Digitalisation, cyber security, disruptive innovations and new business models – the banking world has a lot of issues to deal with. Traditional banks in particular are having to reconsider their business models if they want to be viable in the future. A key step is to adopt a new and, at the same time, networked way of thinking, which is a critical success factor in the age of digital banking. This is the only way to better identify risks and to preserve opportunities today and tomorrow. We spoke to security expert Herbert Saurugg about the methods involved, and how the transformation process can be successful.
Mr Saurugg, how do you do your banking?
Herbert Saurugg: Since I've had Internet access – so for 20 years – I've almost exclusively used online banking.
What do you think: Should customers turn back to the old-school way of doing things and go to the counter to make their transactions? And, in the age of increasing cyber attacks, would that be an effective way of protecting themselves against attacks?
Herbert Saurugg: Of course, this would be more secure at first glance, but would you really want that today? I certainly don't. Apart from anything else, an increasing number of bank branches are being closed on cost grounds and it would involve a massive effort on both sides. I've never had anything go wrong in the last twenty years, at least as far as I have seen. There was one large false entry but that was not caused by a cyber attack, and it was corrected thanks to my attentiveness. But you do hear that in recent decades banks have often managed to smooth things out in the background before customers noticed that anything was amiss. The work involved is said to have risen significantly, resulting in an increasing impact on costs.
Nevertheless, the banking sector is definitely one of the most secure, as it has very long and very intensive experience with the dark side of the Internet. In spite of this, there are still successful digital bank robberies, as we can read in the media from time to time, particularly when very large amounts are involved. I think that online banking remains very secure for individuals provided they observe certain basic rules and exercise common sense. With today's two-factor authentication, you have to do a lot of things wrong to have your money stolen. Abuse tends to take place at other levels, particularly through social engineering, where common sense is outsmarted or greed overrides it.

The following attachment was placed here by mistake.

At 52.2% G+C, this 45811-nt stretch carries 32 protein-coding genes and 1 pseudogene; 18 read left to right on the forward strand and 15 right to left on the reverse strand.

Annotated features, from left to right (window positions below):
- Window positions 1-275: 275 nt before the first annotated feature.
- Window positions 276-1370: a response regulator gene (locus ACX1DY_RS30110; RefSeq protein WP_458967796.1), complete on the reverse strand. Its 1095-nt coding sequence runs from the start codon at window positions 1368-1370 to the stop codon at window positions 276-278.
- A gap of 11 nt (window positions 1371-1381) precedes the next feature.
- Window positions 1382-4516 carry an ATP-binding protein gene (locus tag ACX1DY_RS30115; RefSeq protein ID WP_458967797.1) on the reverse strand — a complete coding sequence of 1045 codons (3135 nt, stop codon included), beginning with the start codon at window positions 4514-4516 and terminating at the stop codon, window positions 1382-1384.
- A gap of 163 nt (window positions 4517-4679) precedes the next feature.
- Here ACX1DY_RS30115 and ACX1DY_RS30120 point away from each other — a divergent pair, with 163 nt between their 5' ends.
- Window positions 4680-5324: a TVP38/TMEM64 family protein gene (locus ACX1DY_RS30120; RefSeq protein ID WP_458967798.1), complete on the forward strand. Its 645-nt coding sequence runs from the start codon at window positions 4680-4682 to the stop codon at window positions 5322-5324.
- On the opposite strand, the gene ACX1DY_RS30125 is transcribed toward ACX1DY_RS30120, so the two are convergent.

The continuous trend towards digitalisation and networking is clearly apparent in the financial sector. Banks propound paying by app as an easy and secure option. Do you agree, particularly with the last part of the statement?
Herbert Saurugg: The main benefit of continuous digitalisation is that it can prevent expensive media discontinuity. I think it brings positive effects for all parties. Whether the cost savings are passed on to customers is another matter.
Are the apps secure? At least until we have proof to the contrary. I'm really confident that banks will not take frivolous risks here. We need to make sure that business interests do not have a higher priority than security considerations.
In spite of everything, I think the risk to individuals from this side remains negligible. Of course, what I said before applies here too – exercise common sense and caution, and remember that greed can override the brain.
If your wallet is stolen or lost, the money is gone, even faster and more easily than in a digital environment. Therefore, we need to keep things in proportion, even if security risks change.
Let's stick with the issue of digitalisation. Young start-up companies – the so-called FinTechs – are providing huge competition for established banks. What steps do the major players need to take to remain competitive in the future and, at the same time, to make sure they do not neglect the necessary security in banking business?
Herbert Saurugg: My personal assessment is that we will experience huge upheaval and turbulence in the coming years. This sector will not come through unscathed. One the one hand, the global financial system is on very shaky foundations, even if this is often disputed or represented otherwise. But even the major crises that were triggered by the financial system starting in 2007 were not predicted and their full impact was not recognised. The fundamental causes have not been eliminated, therefore we still have a systemic risk that is likely to come back to haunt us in the foreseeable future. This time, though, there will be no safety nets as we have used them all up in the last ten years. On the other hand, our dogmatic pursuit of economic growth is increasingly coming under pressure. If currently hyped issues such as blockchains become established, which I think is realistic and fits very well into the general decentralisation trend as we see a transformation to a networked society, it would turn the banking sector on its head. Automation is likely to overrun the sector sooner rather than later. Strictly speaking, this has already been happening for many years, but the speed will continue to increase.